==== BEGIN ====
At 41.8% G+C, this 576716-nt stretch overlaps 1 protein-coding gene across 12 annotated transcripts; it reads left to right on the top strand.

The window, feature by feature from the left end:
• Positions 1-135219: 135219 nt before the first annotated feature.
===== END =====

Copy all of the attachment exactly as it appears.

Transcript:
At 41.8% G+C, this 576716-nt stretch overlaps 1 protein-coding gene across 12 annotated transcripts; it reads left to right on the top strand.

The window, feature by feature from the left end:
• Positions 1-135219: 135219 nt before the first annotated feature.